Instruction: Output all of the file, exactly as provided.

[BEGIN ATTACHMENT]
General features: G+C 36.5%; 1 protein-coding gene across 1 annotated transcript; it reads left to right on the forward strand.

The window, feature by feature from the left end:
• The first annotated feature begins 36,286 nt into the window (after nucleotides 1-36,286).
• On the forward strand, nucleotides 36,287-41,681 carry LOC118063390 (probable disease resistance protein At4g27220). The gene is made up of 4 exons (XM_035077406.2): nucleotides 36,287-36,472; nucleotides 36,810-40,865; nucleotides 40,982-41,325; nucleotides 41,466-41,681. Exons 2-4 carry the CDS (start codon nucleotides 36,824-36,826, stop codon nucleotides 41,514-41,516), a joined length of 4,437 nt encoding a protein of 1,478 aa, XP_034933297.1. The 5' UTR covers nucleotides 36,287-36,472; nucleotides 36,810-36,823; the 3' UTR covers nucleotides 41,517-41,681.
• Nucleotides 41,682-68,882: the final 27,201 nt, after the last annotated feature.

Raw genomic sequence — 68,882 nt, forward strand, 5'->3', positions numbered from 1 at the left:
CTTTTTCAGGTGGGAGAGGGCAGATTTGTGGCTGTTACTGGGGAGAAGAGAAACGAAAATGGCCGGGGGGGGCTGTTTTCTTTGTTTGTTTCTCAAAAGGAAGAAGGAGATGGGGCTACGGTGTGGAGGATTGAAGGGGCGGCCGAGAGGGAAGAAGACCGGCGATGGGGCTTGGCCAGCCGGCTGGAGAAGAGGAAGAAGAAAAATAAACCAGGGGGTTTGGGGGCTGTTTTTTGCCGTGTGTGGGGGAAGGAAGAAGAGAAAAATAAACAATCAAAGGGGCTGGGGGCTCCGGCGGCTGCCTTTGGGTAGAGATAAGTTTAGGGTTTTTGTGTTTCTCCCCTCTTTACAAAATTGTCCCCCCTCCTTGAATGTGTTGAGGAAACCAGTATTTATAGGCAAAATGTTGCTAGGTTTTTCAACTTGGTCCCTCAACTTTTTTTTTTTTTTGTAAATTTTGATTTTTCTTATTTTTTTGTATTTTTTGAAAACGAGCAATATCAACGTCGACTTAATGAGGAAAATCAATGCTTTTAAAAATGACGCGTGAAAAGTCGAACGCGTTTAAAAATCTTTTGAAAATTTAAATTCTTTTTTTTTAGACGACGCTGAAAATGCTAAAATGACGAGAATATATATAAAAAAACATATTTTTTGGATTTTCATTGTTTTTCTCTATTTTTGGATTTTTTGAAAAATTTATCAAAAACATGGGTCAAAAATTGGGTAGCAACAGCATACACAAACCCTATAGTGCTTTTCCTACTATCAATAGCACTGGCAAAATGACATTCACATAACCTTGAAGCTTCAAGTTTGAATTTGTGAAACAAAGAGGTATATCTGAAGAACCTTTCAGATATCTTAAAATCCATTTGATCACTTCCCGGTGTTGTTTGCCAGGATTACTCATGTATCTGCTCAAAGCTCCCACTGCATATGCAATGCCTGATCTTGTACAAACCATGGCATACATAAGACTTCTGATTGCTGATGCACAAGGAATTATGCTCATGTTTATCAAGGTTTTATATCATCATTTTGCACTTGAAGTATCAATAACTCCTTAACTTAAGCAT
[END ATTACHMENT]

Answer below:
General features: G+C 36.5%; 1 protein-coding gene across 1 annotated transcript; it reads left to right on the forward strand.

The window, feature by feature from the left end:
• The first annotated feature begins 36,286 nt into the window (after nucleotides 1-36,286).
• On the forward strand, nucleotides 36,287-41,681 carry LOC118063390 (probable disease resistance protein At4g27220). The gene is made up of 4 exons (XM_035077406.2): nucleotides 36,287-36,472; nucleotides 36,810-40,865; nucleotides 40,982-41,325; nucleotides 41,466-41,681. Exons 2-4 carry the CDS (start codon nucleotides 36,824-36,826, stop codon nucleotides 41,514-41,516), a joined length of 4,437 nt encoding a protein of 1,478 aa, XP_034933297.1. The 5' UTR covers nucleotides 36,287-36,472; nucleotides 36,810-36,823; the 3' UTR covers nucleotides 41,517-41,681.
• Nucleotides 41,682-68,882: the final 27,201 nt, after the last annotated feature.

Raw genomic sequence — 68,882 nt, forward strand, 5'->3', positions numbered from 1 at the left:
CTTTTTCAGGTGGGAGAGGGCAGATTTGTGGCTGTTACTGGGGAGAAGAGAAACGAAAATGGCCGGGGGGGGCTGTTTTCTTTGTTTGTTTCTCAAAAGGAAGAAGGAGATGGGGCTACGGTGTGGAGGATTGAAGGGGCGGCCGAGAGGGAAGAAGACCGGCGATGGGGCTTGGCCAGCCGGCTGGAGAAGAGGAAGAAGAAAAATAAACCAGGGGGTTTGGGGGCTGTTTTTTGCCGTGTGTGGGGGAAGGAAGAAGAGAAAAATAAACAATCAAAGGGGCTGGGGGCTCCGGCGGCTGCCTTTGGGTAGAGATAAGTTTAGGGTTTTTGTGTTTCTCCCCTCTTTACAAAATTGTCCCCCCTCCTTGAATGTGTTGAGGAAACCAGTATTTATAGGCAAAATGTTGCTAGGTTTTTCAACTTGGTCCCTCAACTTTTTTTTTTTTTTGTAAATTTTGATTTTTCTTATTTTTTTGTATTTTTTGAAAACGAGCAATATCAACGTCGACTTAATGAGGAAAATCAATGCTTTTAAAAATGACGCGTGAAAAGTCGAACGCGTTTAAAAATCTTTTGAAAATTTAAATTCTTTTTTTTTAGACGACGCTGAAAATGCTAAAATGACGAGAATATATATAAAAAAACATATTTTTTGGATTTTCATTGTTTTTCTCTATTTTTGGATTTTTTGAAAAATTTATCAAAAACATGGGTCAAAAATTGGGTAGCAACAGCATACACAAACCCTATAGTGCTTTTCCTACTATCAATAGCACTGGCAAAATGACATTCACATAACCTTGAAGCTTCAAGTTTGAATTTGTGAAACAAAGAGGTATATCTGAAGAACCTTTCAGATATCTTAAAATCCATTTGATCACTTCCCGGTGTTGTTTGCCAGGATTACTCATGTATCTGCTCAAAGCTCCCACTGCATATGCAATGCCTGATCTTGTACAAACCATGGCATACATAAGACTTCTGATTGCTGATGCACAAGGAATTATGCTCATGTTTATCAAGGTTTTATATCATCATTTTGCACTTGAAGTATCAATAACTCCTTAACTTAAGCAT